And it meant that you got a lead role, of course! "Yes, it was the first opportunity that I'd had to play a lead in a movie, period, in a really long time. So it was really nice to be listed first above the title and to carry a movie. Because it was a great opportunity for me to show how I'd grown as an actor and as a woman, in general. It was a big undertaking, but something I knew fans had been kinda waiting for it for a while. And I'd been waiting for it too! So it was just the timing was perfect."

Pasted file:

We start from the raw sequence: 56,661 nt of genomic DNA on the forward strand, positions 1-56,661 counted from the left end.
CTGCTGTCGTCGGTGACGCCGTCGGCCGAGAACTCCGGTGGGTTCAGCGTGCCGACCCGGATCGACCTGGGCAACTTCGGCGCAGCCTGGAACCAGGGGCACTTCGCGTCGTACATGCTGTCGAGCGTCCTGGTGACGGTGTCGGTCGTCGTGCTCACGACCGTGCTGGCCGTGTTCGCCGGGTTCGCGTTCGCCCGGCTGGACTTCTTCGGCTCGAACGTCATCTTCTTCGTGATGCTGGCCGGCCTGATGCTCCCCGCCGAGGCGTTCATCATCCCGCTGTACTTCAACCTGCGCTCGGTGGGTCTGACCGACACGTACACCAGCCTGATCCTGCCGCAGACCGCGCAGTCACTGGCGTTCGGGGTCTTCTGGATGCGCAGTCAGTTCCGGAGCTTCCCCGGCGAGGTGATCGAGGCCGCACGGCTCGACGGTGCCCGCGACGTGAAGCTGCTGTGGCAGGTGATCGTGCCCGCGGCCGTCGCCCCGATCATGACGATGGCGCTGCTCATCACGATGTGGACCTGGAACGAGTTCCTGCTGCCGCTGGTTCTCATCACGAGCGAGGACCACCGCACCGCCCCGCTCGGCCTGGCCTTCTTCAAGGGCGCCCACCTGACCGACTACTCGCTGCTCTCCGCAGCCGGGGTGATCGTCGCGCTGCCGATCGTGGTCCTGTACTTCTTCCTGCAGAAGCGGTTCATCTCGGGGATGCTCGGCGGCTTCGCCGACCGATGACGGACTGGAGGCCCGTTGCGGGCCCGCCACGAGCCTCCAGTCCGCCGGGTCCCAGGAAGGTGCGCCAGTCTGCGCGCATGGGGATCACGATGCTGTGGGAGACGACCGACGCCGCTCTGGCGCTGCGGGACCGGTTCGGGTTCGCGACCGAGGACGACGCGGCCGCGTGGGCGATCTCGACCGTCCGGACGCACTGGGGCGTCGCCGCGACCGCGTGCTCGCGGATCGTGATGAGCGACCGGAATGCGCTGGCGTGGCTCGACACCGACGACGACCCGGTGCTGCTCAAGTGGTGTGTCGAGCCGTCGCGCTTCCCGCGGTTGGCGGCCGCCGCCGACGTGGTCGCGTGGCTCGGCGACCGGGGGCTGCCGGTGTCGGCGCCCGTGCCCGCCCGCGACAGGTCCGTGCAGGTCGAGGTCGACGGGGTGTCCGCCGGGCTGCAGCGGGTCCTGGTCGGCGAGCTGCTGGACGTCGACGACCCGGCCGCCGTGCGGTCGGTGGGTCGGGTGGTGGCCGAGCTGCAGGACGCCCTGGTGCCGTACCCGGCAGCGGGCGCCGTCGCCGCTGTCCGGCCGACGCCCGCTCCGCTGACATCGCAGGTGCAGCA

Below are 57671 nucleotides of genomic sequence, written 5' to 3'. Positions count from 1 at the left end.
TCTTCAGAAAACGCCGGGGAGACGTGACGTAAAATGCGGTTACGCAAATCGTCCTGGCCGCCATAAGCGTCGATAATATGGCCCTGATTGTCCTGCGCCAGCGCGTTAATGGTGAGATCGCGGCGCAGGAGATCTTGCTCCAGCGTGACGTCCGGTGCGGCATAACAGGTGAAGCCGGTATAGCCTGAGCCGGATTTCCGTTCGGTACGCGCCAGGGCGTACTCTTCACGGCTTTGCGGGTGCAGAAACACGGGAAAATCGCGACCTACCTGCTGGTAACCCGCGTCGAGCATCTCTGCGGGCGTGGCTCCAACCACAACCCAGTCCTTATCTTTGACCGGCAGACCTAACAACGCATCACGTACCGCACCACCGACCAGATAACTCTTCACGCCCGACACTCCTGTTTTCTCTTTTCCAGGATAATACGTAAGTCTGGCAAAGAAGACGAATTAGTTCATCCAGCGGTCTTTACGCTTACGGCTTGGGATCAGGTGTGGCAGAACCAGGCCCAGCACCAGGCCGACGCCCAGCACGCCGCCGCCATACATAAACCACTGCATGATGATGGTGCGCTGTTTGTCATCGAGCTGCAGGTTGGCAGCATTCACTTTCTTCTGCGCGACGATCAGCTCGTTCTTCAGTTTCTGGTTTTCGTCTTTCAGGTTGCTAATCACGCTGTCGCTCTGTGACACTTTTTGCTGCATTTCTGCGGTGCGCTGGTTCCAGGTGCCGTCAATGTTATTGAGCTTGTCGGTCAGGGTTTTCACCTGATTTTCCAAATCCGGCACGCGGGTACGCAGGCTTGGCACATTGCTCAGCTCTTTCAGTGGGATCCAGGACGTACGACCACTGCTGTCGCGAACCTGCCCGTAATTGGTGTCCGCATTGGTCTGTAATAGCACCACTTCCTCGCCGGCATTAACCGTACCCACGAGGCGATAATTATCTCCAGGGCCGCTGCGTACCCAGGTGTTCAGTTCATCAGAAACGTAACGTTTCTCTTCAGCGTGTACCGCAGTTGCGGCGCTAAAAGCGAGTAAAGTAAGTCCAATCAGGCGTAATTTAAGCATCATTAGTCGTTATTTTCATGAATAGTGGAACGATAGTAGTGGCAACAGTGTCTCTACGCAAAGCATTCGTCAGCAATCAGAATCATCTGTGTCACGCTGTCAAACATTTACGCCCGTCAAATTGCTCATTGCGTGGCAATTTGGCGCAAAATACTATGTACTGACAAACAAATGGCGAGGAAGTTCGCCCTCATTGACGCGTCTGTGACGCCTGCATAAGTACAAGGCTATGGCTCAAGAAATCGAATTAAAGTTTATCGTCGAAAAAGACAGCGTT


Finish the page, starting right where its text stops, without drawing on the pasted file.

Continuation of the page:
I watched all the ‘Hatchet’s back-to-back-to-back and love how they all pick up immediately after the end of each other. But being that there were three (3) years between the last two, as we open with you covered in blood standing over Crowley’s body, if we look closely enough would we notice any differences about you from the way you ended the last film in 2010?! "Maybe the consistency of the blood on me was a little bit lighter," she laughs, "because it had advanced and the potion was different. But other than that ... well, if anything my hair would have been curlier in 'Hatchet III' vs. 'Hatchet II' because I shot on a soundstage on 'Hatchet II.' But 'Hatchet III' we're in the swamps in Louisiana which was humid as Hell! And that was actually the first scene I shot on the set of 'Hatchet III,' that ending of 'Hatchet II.' Which was great because it just felt like yesterday and so I just got right back into it."